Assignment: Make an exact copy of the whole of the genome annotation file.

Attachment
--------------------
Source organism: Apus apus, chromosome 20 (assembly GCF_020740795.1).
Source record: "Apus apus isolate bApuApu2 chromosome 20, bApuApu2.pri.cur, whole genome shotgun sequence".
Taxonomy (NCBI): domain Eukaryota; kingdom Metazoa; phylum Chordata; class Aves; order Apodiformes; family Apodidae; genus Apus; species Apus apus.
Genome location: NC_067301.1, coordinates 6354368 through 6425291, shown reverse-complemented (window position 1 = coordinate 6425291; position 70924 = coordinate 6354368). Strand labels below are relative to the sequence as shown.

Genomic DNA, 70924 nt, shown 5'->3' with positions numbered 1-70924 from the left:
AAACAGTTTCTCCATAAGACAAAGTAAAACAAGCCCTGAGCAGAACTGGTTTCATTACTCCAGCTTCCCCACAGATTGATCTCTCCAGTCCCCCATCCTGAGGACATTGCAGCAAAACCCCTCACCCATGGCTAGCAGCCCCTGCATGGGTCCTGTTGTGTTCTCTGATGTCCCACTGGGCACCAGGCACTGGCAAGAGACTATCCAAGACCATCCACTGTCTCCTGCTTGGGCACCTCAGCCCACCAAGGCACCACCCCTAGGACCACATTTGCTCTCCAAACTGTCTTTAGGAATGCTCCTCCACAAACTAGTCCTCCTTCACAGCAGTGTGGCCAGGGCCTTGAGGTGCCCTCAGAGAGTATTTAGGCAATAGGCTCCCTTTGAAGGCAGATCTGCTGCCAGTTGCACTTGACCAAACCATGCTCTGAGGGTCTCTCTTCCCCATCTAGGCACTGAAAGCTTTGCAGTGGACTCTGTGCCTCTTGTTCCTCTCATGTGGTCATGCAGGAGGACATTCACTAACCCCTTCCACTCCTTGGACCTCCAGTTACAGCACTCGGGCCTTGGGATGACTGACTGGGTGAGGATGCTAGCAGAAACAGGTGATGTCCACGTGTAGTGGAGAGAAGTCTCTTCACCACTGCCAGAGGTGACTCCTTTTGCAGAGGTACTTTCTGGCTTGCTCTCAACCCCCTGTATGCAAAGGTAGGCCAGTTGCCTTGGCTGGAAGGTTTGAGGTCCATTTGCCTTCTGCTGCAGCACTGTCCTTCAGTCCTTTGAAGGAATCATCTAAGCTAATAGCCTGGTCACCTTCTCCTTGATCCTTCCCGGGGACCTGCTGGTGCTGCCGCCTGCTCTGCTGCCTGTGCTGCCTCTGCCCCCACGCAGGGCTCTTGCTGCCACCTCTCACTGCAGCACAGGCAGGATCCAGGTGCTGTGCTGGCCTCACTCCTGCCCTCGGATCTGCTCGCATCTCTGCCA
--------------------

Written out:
Source organism: Apus apus, chromosome 20 (assembly GCF_020740795.1).
Source record: "Apus apus isolate bApuApu2 chromosome 20, bApuApu2.pri.cur, whole genome shotgun sequence".
Taxonomy (NCBI): domain Eukaryota; kingdom Metazoa; phylum Chordata; class Aves; order Apodiformes; family Apodidae; genus Apus; species Apus apus.
Genome location: NC_067301.1, coordinates 6354368 through 6425291, shown reverse-complemented (window position 1 = coordinate 6425291; position 70924 = coordinate 6354368). Strand labels below are relative to the sequence as shown.

Genomic DNA, 70924 nt, shown 5'->3' with positions numbered 1-70924 from the left:
AAACAGTTTCTCCATAAGACAAAGTAAAACAAGCCCTGAGCAGAACTGGTTTCATTACTCCAGCTTCCCCACAGATTGATCTCTCCAGTCCCCCATCCTGAGGACATTGCAGCAAAACCCCTCACCCATGGCTAGCAGCCCCTGCATGGGTCCTGTTGTGTTCTCTGATGTCCCACTGGGCACCAGGCACTGGCAAGAGACTATCCAAGACCATCCACTGTCTCCTGCTTGGGCACCTCAGCCCACCAAGGCACCACCCCTAGGACCACATTTGCTCTCCAAACTGTCTTTAGGAATGCTCCTCCACAAACTAGTCCTCCTTCACAGCAGTGTGGCCAGGGCCTTGAGGTGCCCTCAGAGAGTATTTAGGCAATAGGCTCCCTTTGAAGGCAGATCTGCTGCCAGTTGCACTTGACCAAACCATGCTCTGAGGGTCTCTCTTCCCCATCTAGGCACTGAAAGCTTTGCAGTGGACTCTGTGCCTCTTGTTCCTCTCATGTGGTCATGCAGGAGGACATTCACTAACCCCTTCCACTCCTTGGACCTCCAGTTACAGCACTCGGGCCTTGGGATGACTGACTGGGTGAGGATGCTAGCAGAAACAGGTGATGTCCACGTGTAGTGGAGAGAAGTCTCTTCACCACTGCCAGAGGTGACTCCTTTTGCAGAGGTACTTTCTGGCTTGCTCTCAACCCCCTGTATGCAAAGGTAGGCCAGTTGCCTTGGCTGGAAGGTTTGAGGTCCATTTGCCTTCTGCTGCAGCACTGTCCTTCAGTCCTTTGAAGGAATCATCTAAGCTAATAGCCTGGTCACCTTCTCCTTGATCCTTCCCGGGGACCTGCTGGTGCTGCCGCCTGCTCTGCTGCCTGTGCTGCCTCTGCCCCCACGCAGGGCTCTTGCTGCCACCTCTCACTGCAGCACAGGCAGGATCCAGGTGCTGTGCTGGCCTCACTCCTGCCCTCGGATCTGCTCGCATCTCTGCCA